Friday, 19 December 2008

Short Funny Rhyming Poems

Welcome to another poem in the short funny rhyming poems series

Princess Celt


Once, a king’s daughter.
Had a problem to solve
Whatever Princess Celt touched
Would simply dissolve.

No matter what; metal, wood, stone,
Anything she touched would diffuse.
The king was desperate to help.
He needed a ruse

Said the best of magicians
Who found the cure, by and by
“She should touch just one thing
That doesn’t liquefy”

So the king held a competition ,
The prize was his treasure
The winner would marry Celt
And be rich beyond measure

The first suitor had a sword
Which he brandished aloft
She just touched it quite lightly
It went squidgy and soft

The second brought diamonds.
What’s harder than they?
She just cupped them lightly
And they melted away

The third said "Put your hand in my pocket
Feel there, dear Celt
She felt something hard
But it didn’t melt

He married the Princess
He had something to sate her
What he had in his pants?
I’ll tell you that later

when I return to the Princess Celt poem in the Short Funny Rhyming Poems series




For now, I want to talk more about the American foodstuff giant Mars Inc and their, once, strange, for no apparent reason, habit of giving different brand names to the same product depending on where it was being sold. Remember the Snickers/Marathon silliness



This story starts with Smarties, a product made by the British company Rowntrees, now part of Nestles


Forrest Mars Sr, the son of the founder of Mars Inc, saw soldiers during the Spanish Civil War, eating Smarties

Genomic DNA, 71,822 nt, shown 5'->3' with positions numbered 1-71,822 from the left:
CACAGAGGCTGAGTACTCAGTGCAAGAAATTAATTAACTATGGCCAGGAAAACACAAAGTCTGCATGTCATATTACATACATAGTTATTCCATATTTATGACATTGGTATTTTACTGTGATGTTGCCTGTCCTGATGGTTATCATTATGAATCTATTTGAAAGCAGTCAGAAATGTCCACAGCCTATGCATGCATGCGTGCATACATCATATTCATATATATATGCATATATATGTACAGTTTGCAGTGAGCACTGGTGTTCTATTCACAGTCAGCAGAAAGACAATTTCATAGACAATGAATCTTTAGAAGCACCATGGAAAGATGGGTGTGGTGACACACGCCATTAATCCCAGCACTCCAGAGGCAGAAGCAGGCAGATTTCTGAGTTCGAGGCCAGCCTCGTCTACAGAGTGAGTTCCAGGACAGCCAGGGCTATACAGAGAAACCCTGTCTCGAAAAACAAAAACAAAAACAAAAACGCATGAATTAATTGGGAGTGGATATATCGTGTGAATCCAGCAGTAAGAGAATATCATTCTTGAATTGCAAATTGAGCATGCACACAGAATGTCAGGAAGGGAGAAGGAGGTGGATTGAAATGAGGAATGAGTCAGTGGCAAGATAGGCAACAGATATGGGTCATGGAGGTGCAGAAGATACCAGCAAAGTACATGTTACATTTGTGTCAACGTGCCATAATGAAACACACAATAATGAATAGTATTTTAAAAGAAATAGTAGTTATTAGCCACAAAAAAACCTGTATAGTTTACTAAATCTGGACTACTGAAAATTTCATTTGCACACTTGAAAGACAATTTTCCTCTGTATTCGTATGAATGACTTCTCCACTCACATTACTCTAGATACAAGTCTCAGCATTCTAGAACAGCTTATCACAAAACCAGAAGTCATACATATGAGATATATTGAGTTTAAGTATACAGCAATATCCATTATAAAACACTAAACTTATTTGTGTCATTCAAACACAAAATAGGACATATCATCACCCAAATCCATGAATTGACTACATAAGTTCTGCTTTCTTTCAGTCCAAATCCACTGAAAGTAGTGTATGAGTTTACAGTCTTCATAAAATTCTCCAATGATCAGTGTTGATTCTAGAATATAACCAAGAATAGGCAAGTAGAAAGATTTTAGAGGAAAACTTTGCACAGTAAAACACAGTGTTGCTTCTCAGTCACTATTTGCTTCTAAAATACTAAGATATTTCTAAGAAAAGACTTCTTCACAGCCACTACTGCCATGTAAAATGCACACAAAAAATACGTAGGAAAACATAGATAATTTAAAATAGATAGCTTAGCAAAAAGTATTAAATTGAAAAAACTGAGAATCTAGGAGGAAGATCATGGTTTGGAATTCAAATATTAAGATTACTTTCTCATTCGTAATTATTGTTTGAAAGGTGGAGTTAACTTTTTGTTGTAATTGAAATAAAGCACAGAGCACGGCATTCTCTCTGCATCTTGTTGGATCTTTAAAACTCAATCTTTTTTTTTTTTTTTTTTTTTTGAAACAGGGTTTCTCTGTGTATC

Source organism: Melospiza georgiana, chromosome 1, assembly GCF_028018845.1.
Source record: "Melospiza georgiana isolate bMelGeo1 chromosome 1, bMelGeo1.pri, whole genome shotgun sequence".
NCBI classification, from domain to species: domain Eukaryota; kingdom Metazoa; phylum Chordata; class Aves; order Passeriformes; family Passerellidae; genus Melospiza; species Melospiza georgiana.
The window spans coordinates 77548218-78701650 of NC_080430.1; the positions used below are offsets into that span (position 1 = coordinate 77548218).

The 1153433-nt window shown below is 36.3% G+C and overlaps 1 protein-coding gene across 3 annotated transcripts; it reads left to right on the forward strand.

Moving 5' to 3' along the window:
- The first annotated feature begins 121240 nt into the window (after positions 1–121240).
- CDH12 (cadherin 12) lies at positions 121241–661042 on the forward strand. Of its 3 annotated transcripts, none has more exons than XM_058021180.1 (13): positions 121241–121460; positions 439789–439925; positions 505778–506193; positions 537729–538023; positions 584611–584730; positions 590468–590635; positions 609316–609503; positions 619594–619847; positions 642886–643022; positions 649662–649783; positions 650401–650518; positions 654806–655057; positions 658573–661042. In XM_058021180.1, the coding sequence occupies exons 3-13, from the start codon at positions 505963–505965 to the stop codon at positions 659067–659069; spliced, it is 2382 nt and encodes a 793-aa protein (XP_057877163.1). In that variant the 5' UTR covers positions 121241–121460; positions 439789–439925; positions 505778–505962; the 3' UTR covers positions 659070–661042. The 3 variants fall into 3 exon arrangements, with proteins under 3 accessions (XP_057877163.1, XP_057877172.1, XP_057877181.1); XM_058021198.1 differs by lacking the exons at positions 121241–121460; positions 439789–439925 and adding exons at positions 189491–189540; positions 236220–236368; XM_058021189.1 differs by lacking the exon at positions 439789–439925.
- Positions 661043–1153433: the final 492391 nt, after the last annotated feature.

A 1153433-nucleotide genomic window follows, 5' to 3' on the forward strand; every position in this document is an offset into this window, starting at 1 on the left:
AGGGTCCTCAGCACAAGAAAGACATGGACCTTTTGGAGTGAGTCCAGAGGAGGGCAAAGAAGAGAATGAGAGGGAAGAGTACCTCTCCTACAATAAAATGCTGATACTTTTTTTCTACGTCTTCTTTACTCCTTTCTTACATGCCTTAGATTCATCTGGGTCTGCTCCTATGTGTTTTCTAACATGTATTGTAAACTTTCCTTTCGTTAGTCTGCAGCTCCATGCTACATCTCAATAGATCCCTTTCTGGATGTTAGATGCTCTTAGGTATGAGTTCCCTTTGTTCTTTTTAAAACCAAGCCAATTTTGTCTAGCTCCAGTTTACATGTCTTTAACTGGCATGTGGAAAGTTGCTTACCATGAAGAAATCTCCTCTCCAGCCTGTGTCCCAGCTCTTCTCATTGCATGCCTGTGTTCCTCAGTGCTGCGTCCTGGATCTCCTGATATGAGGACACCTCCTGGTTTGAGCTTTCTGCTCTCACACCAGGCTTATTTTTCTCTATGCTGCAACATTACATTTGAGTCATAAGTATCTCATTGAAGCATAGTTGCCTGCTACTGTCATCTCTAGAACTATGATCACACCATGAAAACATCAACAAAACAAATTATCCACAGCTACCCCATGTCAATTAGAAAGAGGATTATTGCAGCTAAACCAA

Along with R. Bruce Murrie who had a 20% stake, Mars purchased the rights. They had to introduce them to the US market with a different name because there was already a candy product sold in the States under the name of Smarties.

To identify their new brand, they combined the initials of their last names: M & M.
M&M's were first sold in the United States in 1941. By World War II, which didn’t start in the US until 1943, American soldiers were given the candy by the United States Army because they were a convenient snack that travelled well in any climate; Shortly after this it was marketed to the public.
M&M's soon became a hit. Chocolate versions weren’t introduced into the UK then because Smarties had the market sown up but peanut M&Ms were introduced, probably in the 1950s. Bizarrely they were called Treets (also in France, Germany, Switzerland, The Netherlands ) until 1990 when they were sensibly re-branded as M&Ms.

A frequent argument/debate when World Citizens “meet” on the web is what was (is) the name of the sweet (candy)


that melts, not in the hands, but…
“melts in the mouth”

When touched by warm hands
It simply won’t melt


It was, of course,

M&Ms

Young Princess Celt,

felt

which is a true story, by the way.


Would I lie?

Jon Bratton 2008
(My short funny rhyming poems are based on jokes by unknown persons)


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I'd be made up if, before you made off, you made a comment
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1 comment:

global coworker said...

A man without humour,
will probably get a tumour.
So lets have a good laugh
and we will feel better by half!